(Southern Baptists are studying the parables of Matthew’s Gospel in 2010, and as we’ve done for several years, I’m leaving a few thoughts on the subject and we’ll have some cartoons here…if I can get them done. I was making better progress on the drawings before retiring, and since then I haven’t had the time!)
Consult the various texts and commentaries on parables–there is no lack of them–and you’ll find scholars are not in agreement on what constitutes one. Is a parable a story and always a story, the way they appear so often in Jesus’ teaching? We think of “The Prodigal Son” and “The Good Samaritan,” two of the Lord’s parables that are so well-known they have contributed expressions to the everyday speech of cultures all over the world.
No one doubts that those are parables, but what about “You are the salt of the earth” and “you are the light of the world”? (Matthew 5) Are those parables, too?
What about “whoever hears these words of mine and acts on them will be like a wise man who built his house on a rock”? (Matthew 7:24) That’s not exactly a story, but more of a hypothetical situation. Most collections of parables include it.
At this point, my temptation is to issue something of a disclaimer and say, “Now, not being a Bible scholar, but merely a preacher of the Word, what I plan to do here is….” But it doesn’t work that easily, does it? I am a Bible scholar, and so are you.
The word “scholar” does not mean “expert” but “student.” And aren’t you and I that?
This may give me the right to express my opinion on our Lord’s parables, say, and that’s what I am about to do. It does not, however, automatically make those statements carry equal weight with either the more learned or the more thoughtful. Readers should take everything I say (and all the writings of the “experts”) to the Lord in prayer and not passively accept it as “gospel.”
That said, here are my two statements for today….
One: for our purposes here, the Parables of Matthew will deal only with stories Jesus told, and not with metaphors, similes, and suppositions. That will allow us to limit the numbers to something more manageable.
Two: I’m suggesting as a way of looking at Jesus’ parables that each of them answers a question.
Sometimes the question is evident such as in Luke 15 when critics attacked Jesus for “receiving sinners and eating with them.” He told the parable we call “the prodigal son” to say why was He doing that. (Because they are lost!)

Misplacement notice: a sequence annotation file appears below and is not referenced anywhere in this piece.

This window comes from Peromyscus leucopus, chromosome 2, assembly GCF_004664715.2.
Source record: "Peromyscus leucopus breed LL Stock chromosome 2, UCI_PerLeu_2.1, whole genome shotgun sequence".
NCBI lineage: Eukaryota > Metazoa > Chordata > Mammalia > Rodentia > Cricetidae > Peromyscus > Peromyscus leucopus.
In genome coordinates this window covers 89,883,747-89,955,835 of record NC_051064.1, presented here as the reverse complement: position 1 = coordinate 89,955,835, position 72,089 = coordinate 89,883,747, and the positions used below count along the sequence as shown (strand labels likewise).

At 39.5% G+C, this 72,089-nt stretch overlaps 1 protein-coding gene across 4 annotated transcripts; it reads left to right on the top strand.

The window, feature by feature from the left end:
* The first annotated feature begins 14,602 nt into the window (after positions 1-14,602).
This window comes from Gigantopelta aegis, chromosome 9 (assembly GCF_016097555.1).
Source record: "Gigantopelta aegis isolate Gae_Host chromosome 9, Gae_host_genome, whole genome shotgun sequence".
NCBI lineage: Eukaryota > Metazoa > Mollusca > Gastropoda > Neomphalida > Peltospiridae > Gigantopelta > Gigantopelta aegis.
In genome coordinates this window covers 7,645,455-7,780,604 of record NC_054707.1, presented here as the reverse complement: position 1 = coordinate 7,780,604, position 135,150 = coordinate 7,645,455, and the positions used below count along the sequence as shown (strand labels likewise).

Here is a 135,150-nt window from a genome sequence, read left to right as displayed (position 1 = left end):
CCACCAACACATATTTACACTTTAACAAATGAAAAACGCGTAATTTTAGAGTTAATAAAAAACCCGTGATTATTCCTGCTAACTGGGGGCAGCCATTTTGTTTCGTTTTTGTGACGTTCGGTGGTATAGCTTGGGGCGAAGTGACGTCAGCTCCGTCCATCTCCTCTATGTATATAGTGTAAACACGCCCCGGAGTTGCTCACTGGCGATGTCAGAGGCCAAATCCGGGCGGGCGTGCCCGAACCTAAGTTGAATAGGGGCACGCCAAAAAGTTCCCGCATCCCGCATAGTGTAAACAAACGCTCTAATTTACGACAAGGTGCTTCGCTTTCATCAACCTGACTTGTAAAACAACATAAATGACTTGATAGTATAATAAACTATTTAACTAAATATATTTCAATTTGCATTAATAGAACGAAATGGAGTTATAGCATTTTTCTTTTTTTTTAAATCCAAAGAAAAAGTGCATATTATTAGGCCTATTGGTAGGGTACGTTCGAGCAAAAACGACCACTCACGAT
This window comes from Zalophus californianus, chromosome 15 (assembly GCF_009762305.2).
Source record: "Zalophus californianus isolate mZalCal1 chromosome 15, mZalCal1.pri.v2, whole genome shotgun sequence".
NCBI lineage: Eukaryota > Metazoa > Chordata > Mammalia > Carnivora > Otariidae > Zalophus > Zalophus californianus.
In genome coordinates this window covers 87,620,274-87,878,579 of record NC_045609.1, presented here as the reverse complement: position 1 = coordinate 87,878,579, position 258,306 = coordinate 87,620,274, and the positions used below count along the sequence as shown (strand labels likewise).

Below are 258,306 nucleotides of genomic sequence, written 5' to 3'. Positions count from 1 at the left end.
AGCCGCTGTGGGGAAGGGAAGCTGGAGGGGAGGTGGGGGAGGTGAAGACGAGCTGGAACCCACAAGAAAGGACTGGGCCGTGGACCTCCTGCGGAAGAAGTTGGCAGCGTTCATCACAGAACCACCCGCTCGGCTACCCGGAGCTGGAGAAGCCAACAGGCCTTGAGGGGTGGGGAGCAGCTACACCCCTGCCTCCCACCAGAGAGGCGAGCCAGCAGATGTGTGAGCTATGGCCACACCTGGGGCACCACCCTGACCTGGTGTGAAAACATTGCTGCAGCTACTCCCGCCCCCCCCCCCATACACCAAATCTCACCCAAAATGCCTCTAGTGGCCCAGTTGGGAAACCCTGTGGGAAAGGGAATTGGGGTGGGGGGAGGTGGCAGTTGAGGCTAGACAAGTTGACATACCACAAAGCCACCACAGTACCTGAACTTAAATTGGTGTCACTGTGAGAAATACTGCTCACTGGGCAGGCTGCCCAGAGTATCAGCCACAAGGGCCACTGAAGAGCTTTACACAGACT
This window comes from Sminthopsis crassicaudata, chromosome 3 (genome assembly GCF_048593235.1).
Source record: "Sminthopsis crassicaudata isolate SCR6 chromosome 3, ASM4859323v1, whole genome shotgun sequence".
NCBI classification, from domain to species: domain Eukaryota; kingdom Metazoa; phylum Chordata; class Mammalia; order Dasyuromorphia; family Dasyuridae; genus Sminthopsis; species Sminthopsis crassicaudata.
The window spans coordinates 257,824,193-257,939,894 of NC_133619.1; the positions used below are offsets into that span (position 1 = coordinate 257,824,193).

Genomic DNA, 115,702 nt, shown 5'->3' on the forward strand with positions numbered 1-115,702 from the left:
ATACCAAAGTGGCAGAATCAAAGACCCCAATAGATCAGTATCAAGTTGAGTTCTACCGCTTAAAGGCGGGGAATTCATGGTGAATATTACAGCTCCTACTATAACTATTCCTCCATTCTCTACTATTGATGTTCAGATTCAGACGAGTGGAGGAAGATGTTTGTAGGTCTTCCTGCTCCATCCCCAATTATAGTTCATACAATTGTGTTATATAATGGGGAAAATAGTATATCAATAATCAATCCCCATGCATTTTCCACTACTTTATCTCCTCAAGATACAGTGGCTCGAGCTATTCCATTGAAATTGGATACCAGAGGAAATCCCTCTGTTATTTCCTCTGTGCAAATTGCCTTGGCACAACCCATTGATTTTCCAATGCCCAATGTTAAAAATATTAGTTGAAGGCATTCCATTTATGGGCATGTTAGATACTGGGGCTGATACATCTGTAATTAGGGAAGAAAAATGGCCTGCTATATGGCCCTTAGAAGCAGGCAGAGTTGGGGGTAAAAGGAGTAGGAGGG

Sometimes the question is unspoken and we have to do a little sleuthing. And that’s the fun part.
Take the seven parables of Matthew 13. And right away, we’re faced with a difficulty….
While most of the parables in this chapter are presented as stories, at least two are not. The mustard seed and the dragnet are statements of how things are and how they will be, but there is no semblance of a story. So, from the first, the Lord’s teachings refuse to be orderly sorted out and categorized. ( That’s not all bad; I like that.)
These 7 parables of Matthew 13 are called by various names, but are usually known as–
1) The parable of the soils.
2) The parable of the tares in the field.
3) The parable of the mustard seed.
4) The parable of the treasure in the field.
5) The parable of the pearl of great price.
6) The parable of the leaven.
7) The parable of the dragnet.
Oddly, the parables are not all equal. Our Lord clearly thought the first one was far more important and gave it much more time and space in His teaching. In the 58 verses of Matthew 13, Jesus gave more than one-fourth of the space to the parable of the soils, telling it and explaining it.
Also oddly, the Lord goes into detail explaining the first two parables, then hardly comments at all on the interpretation of the remaining five.
And while we’re on the subject….
How many times have we heard Bible teachers and professors say, “A parable has only one point. A parable is not an allegory.”
Jesus would be surprised by that, methinks. He gave quite a number of allegories in His teaching, yet He still called them “parables.” The prodigal son and the good Samaritan are clearly allegories (which means that there are numerous connections between aspects of the story and points Jesus wanted to make).
The greatest Teacher of all time taught by His own rules.
The first parable of Matthew 13 is clearly an allegory. This soil means this, this one means that, the sower is this person, and the seed represents that.
How scholars and professors can emphatically state that a parable has only one point (or even one “main” point) is beyond me. We get the impression they read where some learned doctor said that and said it so authoritatively they dare not argue.
All right. Here is my primary thesis in understanding and interpreting the parables of our Lord:
“Each parable answers a question.”
Parable one: the Soils
The question this answers is clearly: “Why do people hear the same gospel but respond in different ways?”
Quick answer: because they are different, their hearts are different, they are at various places in their lives, they do not all want the same things. Some people are wonderfully receptive to the Gospel and become outstanding and productive disciples. But others are shallow, distracted by the world, and given to impulsive decisions on which they never follow through.